Thursday, October 15, 2020

#skdebate Notes

 For those who weren't able to watch Saskatchewan's leadership debate last night, it's well worth a look:

Many viewers seem to have been surprised by Ryan Meili's effectiveness. And he certainly moved past what I'd seen in the NDP's leadership campaigns in terms of managing the debate environment, making full use of the opportunity to talk directly to viewers while also challenging Scott Moe calmly but effectively.

But neither Meili's command of policy, nor his ability to tie it into personal experiences and messages, should have come as news to observers who have paid attention to his path to the NDP's leadership.

If anything, the most important room for improvement lay in his occasionally looking to hit a checklist of messages, rather than responding directly to questions which already lent themselves to effective answers. But that mostly served to rearrange the issues, rather than resulting in his missing any of the points which needed to be made. 

In sum, for those of us who have long wanted to see Meili have the opportunity to lead the NDP into an election, this was exactly why. And it will absolutely be to the NDP's benefit if an electorate which claims to want to vote based on the policy visions of the two parties makes its call based on the one opportunity to have them compared and tested directly.

As for Scott Moe, he appeared to have two basic strategies. The first was to try to filibuster his way through most of the open debate segments, talking loudly over Meili (and anybody else who might try to intervene) in order to prevent most points from landing as strongly as they would have otherwise.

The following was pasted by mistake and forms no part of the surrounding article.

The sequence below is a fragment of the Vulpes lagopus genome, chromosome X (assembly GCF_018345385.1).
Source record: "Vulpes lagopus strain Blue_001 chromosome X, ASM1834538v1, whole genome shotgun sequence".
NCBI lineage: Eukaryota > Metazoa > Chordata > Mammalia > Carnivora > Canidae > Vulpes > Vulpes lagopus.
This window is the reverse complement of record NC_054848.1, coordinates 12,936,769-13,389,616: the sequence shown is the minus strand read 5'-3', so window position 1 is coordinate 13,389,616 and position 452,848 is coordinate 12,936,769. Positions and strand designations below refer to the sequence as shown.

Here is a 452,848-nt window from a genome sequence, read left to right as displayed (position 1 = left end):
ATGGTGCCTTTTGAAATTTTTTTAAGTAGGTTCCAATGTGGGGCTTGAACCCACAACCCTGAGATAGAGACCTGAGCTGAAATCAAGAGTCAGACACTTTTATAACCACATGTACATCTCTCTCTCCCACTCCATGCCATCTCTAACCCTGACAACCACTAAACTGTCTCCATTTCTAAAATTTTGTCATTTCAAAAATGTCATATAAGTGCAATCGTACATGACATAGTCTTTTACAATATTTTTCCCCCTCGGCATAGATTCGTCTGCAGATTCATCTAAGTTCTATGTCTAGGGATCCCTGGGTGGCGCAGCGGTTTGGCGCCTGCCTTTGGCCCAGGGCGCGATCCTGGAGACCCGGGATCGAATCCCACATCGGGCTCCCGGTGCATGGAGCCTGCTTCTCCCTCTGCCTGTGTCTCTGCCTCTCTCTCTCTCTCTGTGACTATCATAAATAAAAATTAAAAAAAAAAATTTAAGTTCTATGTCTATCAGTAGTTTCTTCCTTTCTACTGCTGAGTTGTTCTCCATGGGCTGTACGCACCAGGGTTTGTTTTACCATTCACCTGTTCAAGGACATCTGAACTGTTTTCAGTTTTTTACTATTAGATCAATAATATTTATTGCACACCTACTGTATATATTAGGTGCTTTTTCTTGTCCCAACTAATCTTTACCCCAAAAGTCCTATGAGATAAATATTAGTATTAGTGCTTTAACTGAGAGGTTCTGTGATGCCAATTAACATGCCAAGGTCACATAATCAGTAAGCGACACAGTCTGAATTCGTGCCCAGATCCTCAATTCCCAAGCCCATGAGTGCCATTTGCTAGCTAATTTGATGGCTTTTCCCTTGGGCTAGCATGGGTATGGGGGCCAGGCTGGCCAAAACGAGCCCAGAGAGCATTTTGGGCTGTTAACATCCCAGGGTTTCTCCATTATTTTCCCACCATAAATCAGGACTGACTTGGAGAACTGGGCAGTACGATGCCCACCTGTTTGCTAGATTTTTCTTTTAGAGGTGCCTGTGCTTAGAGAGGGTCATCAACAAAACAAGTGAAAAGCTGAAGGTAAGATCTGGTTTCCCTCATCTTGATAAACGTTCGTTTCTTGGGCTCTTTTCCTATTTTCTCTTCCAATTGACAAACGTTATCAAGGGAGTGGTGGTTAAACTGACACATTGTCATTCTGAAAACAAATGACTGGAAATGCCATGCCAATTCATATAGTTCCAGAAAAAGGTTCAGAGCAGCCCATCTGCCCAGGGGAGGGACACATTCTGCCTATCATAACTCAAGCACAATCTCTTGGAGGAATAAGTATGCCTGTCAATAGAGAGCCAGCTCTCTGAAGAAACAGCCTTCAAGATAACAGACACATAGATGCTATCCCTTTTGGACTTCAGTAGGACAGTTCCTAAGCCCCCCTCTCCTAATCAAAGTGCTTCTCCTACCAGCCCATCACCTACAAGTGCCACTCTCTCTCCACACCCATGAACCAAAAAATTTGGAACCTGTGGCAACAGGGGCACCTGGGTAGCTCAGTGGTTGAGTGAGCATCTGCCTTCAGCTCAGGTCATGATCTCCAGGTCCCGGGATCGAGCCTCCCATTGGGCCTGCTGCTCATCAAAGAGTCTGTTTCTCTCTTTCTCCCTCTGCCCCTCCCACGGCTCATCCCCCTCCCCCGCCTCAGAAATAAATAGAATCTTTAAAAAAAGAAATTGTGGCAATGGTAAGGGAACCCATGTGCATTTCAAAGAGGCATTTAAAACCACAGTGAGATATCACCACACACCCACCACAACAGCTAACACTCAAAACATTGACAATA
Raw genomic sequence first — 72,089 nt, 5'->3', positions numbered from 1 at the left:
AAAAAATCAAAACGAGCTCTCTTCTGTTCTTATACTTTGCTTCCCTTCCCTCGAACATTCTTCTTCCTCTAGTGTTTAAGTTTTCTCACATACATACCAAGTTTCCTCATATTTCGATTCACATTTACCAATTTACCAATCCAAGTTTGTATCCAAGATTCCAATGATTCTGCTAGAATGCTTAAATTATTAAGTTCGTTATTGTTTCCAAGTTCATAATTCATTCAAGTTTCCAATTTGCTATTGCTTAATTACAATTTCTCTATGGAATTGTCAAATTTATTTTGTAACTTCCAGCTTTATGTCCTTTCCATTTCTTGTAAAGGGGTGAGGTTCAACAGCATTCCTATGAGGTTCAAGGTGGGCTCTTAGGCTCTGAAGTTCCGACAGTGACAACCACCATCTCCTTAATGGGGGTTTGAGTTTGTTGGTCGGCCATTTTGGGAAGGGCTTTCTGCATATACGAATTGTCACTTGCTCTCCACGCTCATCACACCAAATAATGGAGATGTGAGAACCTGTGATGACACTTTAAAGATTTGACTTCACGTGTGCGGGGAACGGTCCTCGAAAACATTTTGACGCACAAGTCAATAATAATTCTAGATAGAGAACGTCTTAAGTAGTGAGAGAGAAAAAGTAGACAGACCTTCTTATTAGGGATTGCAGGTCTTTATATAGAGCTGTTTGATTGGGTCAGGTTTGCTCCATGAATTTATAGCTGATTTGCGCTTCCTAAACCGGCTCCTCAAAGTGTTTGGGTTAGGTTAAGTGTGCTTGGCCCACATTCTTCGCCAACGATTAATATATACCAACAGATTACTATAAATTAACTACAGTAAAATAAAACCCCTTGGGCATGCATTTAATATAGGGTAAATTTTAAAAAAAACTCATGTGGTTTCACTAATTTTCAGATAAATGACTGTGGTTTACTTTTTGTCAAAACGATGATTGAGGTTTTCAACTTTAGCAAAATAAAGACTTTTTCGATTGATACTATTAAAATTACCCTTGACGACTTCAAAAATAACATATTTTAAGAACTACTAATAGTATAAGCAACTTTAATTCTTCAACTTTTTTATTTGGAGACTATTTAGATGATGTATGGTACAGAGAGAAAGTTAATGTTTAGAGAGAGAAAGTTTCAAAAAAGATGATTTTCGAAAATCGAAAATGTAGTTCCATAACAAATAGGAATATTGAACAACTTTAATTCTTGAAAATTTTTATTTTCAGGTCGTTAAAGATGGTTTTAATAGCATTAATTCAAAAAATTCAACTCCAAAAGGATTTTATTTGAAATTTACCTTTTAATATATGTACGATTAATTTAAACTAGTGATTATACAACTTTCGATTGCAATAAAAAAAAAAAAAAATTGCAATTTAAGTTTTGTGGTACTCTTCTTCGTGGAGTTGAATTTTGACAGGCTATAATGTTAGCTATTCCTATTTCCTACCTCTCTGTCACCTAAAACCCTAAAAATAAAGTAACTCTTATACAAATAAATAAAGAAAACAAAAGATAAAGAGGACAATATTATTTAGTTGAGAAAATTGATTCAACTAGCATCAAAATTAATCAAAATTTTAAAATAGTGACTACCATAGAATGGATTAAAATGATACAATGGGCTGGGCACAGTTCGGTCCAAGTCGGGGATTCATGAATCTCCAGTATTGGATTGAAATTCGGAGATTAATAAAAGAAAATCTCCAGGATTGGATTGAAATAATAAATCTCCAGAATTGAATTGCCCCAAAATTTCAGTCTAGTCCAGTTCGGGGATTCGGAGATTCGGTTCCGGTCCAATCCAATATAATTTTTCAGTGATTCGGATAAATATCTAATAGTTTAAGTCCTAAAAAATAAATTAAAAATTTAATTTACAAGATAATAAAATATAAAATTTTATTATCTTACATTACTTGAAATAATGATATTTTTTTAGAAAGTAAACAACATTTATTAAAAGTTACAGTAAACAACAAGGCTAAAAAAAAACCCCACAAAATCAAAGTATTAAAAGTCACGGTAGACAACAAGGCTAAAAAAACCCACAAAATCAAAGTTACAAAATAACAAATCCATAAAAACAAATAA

Of course, in that process Moe wasn't as boorish as Donald Trump. And that led to far too many commentators giving him undeserved credit.

The other noteworthy plan underlying Moe's performance was the introduction of a made-up, untestable new claim in the middle of the debate about uncosted elements of the NDP's platform - featuring a loud headline number, but not so much as an example to allow for a meaningful response.

Now, I'd think we should expect a leadership debate to operate based on shared facts to the extent possible - which would generally mean not making wild new claims in the middle of proceedings, especially if that means trying to force another leader to disprove them while being unable to even view the source (which was of course the most biased one conceivable).

But sadly, at least some reports fully bought into the ruse, treating the number as as a primary takeaway from the debate and the NDP's quick rebuttal as merely "claimed". 

Unfortunately, the media's reaction to Moe's antics signals its continued small-c conservatism - treating the Sask Party as the in-group which is protected but not bound by principles of fair play and civility, and the NDP as the out-group which is bound but not protected. 

Aside from his distraction tactics, Moe was woefully unprepared to deal with many of the questions that were raised. In particular, faced with questions which were supported by well-known details as to current conditions - including students' backsliding while in quarantine, Saskatchewan's shameful rates of suicide and violence against Indigenous women - his answer was to smugly demand credit for what hasn't worked, rather than offering any indication he's open to finding out what would.

The end result was a debate where the main question was whether Meili's victory will matter. But the answer to that will have to come from the voters who watched the debate, and the analysis which flows from it. And last night should serve as a fairly compelling indication that the people who have been so dismissive of Meili take that stance at their own peril.

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